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Reich writes: "Make no mistake: America has rejected Trumpism."

Robert Reich. (photo: Getty)
Robert Reich. (photo: Getty)

America Rejects Trumpism

By Robert Reich, Robert Reich's Facebook Page

07 November 18


ake no mistake: America has rejected Trumpism.

No one seriously expected the Senate to flip, because Democrats had to defend 26 seats in that chamber, compared with only nine held by Republicans.

The real battleground was the House, where Democrats had to achieve a net gain of 23 seats to get the 218 needed for a majority.

They did.

Trump wasn’t on the ballot but he made the election into a referendum on himself.

So Americans turned against House Republicans, who should have acted as a check on him but did nothing – in many cases magnifying his vileness.

The nation has repudiated Trump, but do not believe for a moment that our national nightmare is over.

Trump still occupies the White House and in all likelihood will be there for two more years.

The Republican Party remains in control of the Senate.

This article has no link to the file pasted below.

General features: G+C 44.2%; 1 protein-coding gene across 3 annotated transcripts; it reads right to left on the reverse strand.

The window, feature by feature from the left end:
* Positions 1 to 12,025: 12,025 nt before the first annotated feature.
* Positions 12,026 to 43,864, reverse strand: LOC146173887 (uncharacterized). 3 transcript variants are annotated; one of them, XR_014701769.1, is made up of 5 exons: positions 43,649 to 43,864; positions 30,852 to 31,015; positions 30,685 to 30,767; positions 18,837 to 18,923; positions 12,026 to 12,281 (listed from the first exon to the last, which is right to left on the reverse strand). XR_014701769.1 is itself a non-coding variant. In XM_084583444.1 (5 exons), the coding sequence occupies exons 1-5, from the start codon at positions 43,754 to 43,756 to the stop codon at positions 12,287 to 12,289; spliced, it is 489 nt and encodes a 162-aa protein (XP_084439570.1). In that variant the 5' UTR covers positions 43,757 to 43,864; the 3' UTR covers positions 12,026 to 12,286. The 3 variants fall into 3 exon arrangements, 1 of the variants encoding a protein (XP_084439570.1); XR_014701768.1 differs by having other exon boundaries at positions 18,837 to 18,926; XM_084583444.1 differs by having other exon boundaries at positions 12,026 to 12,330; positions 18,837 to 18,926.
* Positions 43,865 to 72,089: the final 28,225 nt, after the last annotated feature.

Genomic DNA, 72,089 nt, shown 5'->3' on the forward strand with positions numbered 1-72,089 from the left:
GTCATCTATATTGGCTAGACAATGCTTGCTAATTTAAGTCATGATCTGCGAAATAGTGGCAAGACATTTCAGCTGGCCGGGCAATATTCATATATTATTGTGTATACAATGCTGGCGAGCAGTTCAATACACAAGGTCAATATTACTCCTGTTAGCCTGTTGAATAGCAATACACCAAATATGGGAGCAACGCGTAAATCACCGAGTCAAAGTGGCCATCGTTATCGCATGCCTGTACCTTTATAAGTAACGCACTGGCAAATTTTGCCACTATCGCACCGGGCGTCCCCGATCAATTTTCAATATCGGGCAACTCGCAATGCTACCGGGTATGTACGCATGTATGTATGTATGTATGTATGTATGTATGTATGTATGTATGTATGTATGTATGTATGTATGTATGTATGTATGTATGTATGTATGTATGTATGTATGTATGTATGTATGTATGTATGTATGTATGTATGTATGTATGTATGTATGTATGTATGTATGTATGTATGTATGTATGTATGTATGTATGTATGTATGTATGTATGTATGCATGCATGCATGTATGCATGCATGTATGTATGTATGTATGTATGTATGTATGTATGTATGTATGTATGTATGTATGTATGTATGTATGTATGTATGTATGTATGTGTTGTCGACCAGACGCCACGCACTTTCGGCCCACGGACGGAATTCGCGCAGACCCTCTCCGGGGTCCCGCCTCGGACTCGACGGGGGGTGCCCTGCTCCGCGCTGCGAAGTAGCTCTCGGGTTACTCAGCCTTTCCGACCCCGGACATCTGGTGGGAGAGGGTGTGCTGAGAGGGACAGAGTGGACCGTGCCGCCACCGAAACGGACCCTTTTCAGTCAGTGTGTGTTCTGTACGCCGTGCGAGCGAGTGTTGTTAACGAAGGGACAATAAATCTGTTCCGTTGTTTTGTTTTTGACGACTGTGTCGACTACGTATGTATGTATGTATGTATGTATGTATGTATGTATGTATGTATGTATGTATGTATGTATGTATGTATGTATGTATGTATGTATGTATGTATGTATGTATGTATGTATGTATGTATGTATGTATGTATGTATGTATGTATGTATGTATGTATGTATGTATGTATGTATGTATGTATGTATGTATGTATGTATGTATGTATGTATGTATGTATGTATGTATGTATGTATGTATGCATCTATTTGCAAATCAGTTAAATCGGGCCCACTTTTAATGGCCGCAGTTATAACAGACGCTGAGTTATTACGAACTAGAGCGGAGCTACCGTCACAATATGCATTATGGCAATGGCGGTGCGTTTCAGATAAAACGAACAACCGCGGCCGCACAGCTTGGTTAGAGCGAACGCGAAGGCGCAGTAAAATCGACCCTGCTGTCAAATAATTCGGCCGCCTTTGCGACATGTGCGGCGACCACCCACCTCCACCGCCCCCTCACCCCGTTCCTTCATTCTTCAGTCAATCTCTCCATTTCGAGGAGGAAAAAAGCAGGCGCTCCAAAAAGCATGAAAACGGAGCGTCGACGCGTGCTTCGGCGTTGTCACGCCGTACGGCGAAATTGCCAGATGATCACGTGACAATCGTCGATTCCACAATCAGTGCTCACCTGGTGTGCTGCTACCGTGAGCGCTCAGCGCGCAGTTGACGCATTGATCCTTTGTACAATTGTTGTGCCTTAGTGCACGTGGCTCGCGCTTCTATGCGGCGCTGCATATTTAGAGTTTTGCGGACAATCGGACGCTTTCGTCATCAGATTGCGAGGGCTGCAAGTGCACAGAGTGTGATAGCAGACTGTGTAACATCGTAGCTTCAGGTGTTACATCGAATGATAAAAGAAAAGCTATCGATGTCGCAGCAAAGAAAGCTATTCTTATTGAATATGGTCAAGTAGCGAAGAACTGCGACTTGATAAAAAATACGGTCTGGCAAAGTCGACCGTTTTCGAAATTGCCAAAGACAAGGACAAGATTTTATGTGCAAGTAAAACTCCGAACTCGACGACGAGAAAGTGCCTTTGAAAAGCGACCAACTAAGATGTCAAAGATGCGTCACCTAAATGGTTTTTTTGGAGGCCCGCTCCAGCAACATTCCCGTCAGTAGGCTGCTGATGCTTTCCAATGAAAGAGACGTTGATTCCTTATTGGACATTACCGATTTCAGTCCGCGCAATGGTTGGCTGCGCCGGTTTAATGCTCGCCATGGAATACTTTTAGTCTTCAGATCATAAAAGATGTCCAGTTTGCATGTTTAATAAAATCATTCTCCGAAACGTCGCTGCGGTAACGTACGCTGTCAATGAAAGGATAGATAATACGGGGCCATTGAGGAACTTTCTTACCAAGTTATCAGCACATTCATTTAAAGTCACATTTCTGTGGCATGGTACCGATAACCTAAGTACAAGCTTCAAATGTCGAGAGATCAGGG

Fox News is still Trump’s propaganda ministry. (The line between Fox and Trump, already blurred, vanished completely at his last pre-election rally when Fox hosts Sean Hannity and Jeannine Pirro joined him on stage.)

The American people will be subject to more of Trump’s lies and hate, as amplified by Senate Republicans and Fox News.

Trump can be expected to scapegoat House Democrats for anything that goes wrong. American politics will almost certainly become even meaner, coarser, and uglier. We will remain deeply and angrily divided.

Most worrisome, America still won’t respond to real threats that continue to grow, which Trump and his enablers have worsened – climate change; the suppression of votes, and foreign intrusions into our elections; the most expensive and least efficient healthcare system in the world; and, not least, widening inequalities of income, wealth, and political power.

America will eventually overcome and reverse Trumpism. The harder challenge will be to reverse the reasons Trump and his Republican lapdogs gained power in the first place.

Some blame racism and nativism. But these toxins have poisoned America since the founding of the Republic.

What’s new has been the interaction between them and the long economic slide of tens of millions of working Americans, most of them white and lacking college degrees.

They used to be the bedrock of the Democratic Party, many of them members of trade unions whose strength in numbers gave them an increasing share of the gains from economic growth.